Waverley by Sir Walter Scott

In 1805, Walter Scott sat down to write the opening chapters of Waverley, a book that was to usher in an entirely new type of literary genre, the historical novel.In the same year Scott had published his narrative poem, The Lay of the Minstrel, which was received enthusiastically, but when he submitted the first few … Continue reading Waverley by Sir Walter Scott

Charlotte Mason Exam Week

This past week has been an exam week for Year 11, Term 2. We've followed the AmblesideOnline schedule but with quite a few changes and substitutions. These are some sample questions & answers from this week: Poetry: 1. Write 8-10 lines of poetry from memory: The Donkey by G. K. Chesterton When fishes flew and … Continue reading Charlotte Mason Exam Week

The Power of Geography by Tim Marshall

The Power of Geography: Ten Maps That Reveal the Future of Our World was published this year (2021) and is a sequel to Prisoners of Geography which I wrote about here.In that book Tim Marshall focused on the fact that geography has played a major role in history. In this new book he explores ten … Continue reading The Power of Geography by Tim Marshall

Half Lives by Lucy Jane Santos

Half Lives: The Unlikely History of Radium by Lucy Jane Santos takes the reader through a cultural history of radium. As she points out, radioactivity is everywhere - in the Earth’s crust, in our homes and even in us. It is ubiquitous and that troubles us; but this was not the case in the late … Continue reading Half Lives by Lucy Jane Santos

In Order to Live by Yeonmi Park

In Order to Live is an astonishing story of endurance, courage, and love. Yeonmi Park was thirteen years old when she and her mother escaped from North Korea. In Order to Live tells their incredible story of survival, suffering, and eventual freedom. I’ve always had a fascination with the Cold War and Communism in general, … Continue reading In Order to Live by Yeonmi Park

The Poisoner’s Handbook by Deborah Blum

  So many crime novels of the Golden Age dealt with murders that involved poisons such as chloroform, arsenic and cyanide. It was the ‘weapon’ of choice in many cases back then because at that time (during the 1920’s and 1930’s) commercially made poisons were readily available and there were few tools available to detect … Continue reading The Poisoner’s Handbook by Deborah Blum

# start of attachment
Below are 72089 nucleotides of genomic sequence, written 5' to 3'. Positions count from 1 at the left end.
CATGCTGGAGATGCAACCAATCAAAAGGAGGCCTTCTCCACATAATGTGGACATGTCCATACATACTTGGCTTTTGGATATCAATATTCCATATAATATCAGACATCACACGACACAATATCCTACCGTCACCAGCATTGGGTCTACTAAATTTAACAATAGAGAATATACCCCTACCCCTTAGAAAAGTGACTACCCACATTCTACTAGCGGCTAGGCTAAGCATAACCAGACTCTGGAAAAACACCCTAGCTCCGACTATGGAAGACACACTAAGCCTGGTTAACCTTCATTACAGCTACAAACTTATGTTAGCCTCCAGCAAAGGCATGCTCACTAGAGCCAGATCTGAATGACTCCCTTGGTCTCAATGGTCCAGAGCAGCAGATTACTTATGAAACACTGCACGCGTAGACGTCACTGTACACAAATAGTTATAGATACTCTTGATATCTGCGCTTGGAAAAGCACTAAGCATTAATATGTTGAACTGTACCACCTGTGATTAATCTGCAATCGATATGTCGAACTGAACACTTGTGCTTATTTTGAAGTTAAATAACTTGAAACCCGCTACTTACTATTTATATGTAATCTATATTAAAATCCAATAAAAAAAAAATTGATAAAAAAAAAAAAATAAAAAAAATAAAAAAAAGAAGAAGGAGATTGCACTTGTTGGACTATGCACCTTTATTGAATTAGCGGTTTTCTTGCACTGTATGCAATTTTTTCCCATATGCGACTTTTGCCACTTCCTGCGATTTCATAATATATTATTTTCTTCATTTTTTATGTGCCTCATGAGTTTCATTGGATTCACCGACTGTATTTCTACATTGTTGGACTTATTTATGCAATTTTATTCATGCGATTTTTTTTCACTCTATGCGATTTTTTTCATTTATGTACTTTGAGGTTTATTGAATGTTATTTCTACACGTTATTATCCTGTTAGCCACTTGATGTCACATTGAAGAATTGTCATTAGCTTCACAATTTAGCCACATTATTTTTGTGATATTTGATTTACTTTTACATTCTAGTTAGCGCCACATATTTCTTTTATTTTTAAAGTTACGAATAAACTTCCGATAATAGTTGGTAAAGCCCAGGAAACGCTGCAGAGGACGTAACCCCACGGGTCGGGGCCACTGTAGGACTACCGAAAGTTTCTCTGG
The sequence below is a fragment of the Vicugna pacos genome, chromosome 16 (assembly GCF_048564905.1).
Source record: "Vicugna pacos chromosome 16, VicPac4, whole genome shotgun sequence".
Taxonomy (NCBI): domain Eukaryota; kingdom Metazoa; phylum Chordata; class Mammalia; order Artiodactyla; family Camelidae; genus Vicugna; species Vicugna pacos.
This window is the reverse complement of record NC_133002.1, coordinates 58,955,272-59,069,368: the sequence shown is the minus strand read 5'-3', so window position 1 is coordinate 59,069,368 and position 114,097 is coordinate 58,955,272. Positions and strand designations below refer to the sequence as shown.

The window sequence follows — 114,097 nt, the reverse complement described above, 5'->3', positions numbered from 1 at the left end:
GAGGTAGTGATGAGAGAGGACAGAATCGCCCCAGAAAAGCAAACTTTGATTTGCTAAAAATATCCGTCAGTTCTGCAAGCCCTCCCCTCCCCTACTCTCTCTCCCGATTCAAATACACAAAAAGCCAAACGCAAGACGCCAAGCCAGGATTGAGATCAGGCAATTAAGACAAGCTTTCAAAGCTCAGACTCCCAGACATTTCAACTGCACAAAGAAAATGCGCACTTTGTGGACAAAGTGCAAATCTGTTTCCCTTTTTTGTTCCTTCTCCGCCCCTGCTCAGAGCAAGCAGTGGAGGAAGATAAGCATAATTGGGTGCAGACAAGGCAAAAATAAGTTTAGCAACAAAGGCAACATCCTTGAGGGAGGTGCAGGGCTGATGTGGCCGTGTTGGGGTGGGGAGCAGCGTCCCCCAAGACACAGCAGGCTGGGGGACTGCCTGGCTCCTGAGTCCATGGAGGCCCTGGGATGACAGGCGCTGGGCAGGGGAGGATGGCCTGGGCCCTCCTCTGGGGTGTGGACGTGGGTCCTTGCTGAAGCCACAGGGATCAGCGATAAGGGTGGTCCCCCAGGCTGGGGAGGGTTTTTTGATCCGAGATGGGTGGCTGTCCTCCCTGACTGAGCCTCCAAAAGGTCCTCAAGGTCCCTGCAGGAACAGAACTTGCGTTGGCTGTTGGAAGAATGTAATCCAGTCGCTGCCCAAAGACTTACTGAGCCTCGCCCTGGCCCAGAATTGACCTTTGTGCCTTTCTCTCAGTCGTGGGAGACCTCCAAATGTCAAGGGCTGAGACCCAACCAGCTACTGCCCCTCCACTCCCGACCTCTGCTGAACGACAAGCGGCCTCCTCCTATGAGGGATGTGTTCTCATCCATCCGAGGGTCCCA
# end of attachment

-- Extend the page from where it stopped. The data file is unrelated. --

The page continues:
In The Steps of the Master by H.V. Morton (1934)

H.V. Morton’s In the Steps of the Master is a wonderful mix of travelogue, history, archaeology, and adventure. He wrote the book in an attempt to express the thoughts and the encounters that a traveller through Palestine ‘with the New Testament in his hands’ would have experienced. At the time the book was written in … Continue reading In The Steps of the Master by H.V. Morton (1934)

Prisoners of Geography by Tim Marshall (2015) Non-Fiction

Tim Marshall is a British journalist and author who has been on the front line in the Balkans, Syria and Afghanistan. He witnessed close hand how international conflicts and civil wars have arisen out of past decisions. He has seen how history has shaped the future events of a country and the role geography has … Continue reading Prisoners of Geography by Tim Marshall (2015) Non-Fiction

A Woman in Berlin (1954)

A Woman in Berlin is a firsthand account of the Red Army’s entry into Berlin during the last days of World War II. The anonymous author was a thirty-four year old female journalist who was living in the city at the time. Berlin had been bombed extensively and ninety percent of its buildings were destroyed. There … Continue reading A Woman in Berlin (1954)

Long Walk to Freedom by Nelson Mandela (1918-2013)

Nelson Mandela started writing his autobiography while serving a life sentence in prison for plotting to overthrow the apartheid government of South Africa. The book was written secretly and a copy was discovered by prison authorities & confiscated. The original, however, was kept by two of his friends who were able to keep it safe … Continue reading Long Walk to Freedom by Nelson Mandela (1918-2013)